Businesses in the capital could save millions of pounds thanks to an initiative spearheaded by the Freight Transport Association (FTA) to reduce the number of parking fines or Penalty Charge Notices (PCNs) given to commercial vehicles.
The leading trade body has revealed that members have so far benefited from a 30 per cent reduction in PCNs in the City of Westminster, with similar results seen in other London boroughs, following extensive work by FTA. The potential savings to business could amount to tens of millions of pounds.
Gordon Telling, FTA’s Head of Policy for London, said:
"Some of our members were paying more than a million pounds every year in fines. Added to this was the cost of appeals of administration, placing a huge burden on companies just trying to do business in the capital.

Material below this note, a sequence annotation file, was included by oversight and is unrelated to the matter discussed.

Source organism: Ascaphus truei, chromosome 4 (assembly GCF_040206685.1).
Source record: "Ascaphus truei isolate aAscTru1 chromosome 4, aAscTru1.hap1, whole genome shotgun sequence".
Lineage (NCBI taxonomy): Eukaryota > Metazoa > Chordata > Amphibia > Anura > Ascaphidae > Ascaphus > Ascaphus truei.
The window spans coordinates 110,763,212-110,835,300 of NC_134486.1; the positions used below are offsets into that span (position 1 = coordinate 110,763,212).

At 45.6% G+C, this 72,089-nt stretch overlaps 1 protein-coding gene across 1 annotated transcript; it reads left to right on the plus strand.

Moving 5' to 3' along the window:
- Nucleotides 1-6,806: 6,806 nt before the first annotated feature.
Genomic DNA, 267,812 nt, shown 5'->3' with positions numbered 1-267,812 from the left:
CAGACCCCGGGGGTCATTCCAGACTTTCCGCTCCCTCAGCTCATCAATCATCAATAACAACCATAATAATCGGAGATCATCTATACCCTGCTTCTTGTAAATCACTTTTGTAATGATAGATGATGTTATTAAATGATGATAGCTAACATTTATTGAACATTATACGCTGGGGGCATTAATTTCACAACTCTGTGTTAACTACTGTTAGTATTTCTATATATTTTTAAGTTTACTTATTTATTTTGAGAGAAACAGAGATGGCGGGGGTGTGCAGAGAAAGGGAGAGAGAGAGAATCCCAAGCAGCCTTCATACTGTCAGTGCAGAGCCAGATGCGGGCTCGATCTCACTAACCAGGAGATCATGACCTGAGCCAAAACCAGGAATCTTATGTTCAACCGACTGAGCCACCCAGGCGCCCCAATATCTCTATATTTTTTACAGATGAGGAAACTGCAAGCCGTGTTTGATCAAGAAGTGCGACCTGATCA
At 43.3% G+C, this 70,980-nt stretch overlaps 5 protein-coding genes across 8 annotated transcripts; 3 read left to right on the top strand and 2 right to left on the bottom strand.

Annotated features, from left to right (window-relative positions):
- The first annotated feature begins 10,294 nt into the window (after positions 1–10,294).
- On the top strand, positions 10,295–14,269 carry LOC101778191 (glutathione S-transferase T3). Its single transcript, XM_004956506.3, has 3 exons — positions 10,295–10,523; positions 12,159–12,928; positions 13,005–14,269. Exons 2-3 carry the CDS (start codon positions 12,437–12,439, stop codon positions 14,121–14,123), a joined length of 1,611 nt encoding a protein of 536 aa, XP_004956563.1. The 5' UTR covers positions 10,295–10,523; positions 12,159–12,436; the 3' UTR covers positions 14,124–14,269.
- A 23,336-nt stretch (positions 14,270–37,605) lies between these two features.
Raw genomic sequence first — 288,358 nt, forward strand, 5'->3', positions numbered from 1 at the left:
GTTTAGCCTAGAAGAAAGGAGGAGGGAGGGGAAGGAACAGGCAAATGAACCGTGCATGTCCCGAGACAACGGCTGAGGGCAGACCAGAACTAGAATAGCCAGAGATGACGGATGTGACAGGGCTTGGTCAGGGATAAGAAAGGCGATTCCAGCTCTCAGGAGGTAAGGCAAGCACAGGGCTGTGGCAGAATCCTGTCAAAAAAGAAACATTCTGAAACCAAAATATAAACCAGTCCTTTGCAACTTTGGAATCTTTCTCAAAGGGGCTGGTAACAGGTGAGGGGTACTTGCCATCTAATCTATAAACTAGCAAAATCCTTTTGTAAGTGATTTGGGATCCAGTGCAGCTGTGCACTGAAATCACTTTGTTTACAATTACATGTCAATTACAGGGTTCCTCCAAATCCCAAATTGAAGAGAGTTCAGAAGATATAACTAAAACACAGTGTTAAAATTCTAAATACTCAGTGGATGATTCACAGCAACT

"FTA has achieved a significant reduction in parking fines with a multi-faceted strategy and by encouraging local authorities and companies to work together."
The issuing of PCNs and their subsequent cancellation as they are appealed by the delivery company is costly to both business and local authority alike. This activity costs the City of Westminster alone around £3m a year.
FTA’s ongoing scheme, which has seen some companies slash their bills by as much as 65 per cent, owes a lot of its success to the doubling of loading times from 20 to 40 minutes. To date, Richmond is the only London borough not to have adopted this change.
"By doubling the time available we have removed some of the pressure from drivers by giving them a more realistic time frame. Further measures include training drivers, transport managers and traffic wardens themselves to understand the rules of where a delivery driver can and cannot stop to unload.
"We have already saved businesses hundreds of thousands of pounds in parking fines, with more to come as this best practice procedure gets rolled out."
FTA continues to work with a number of London boroughs where deliveries are problematic for operators, providing dual training for civil enforcement officers, drivers and transport managers.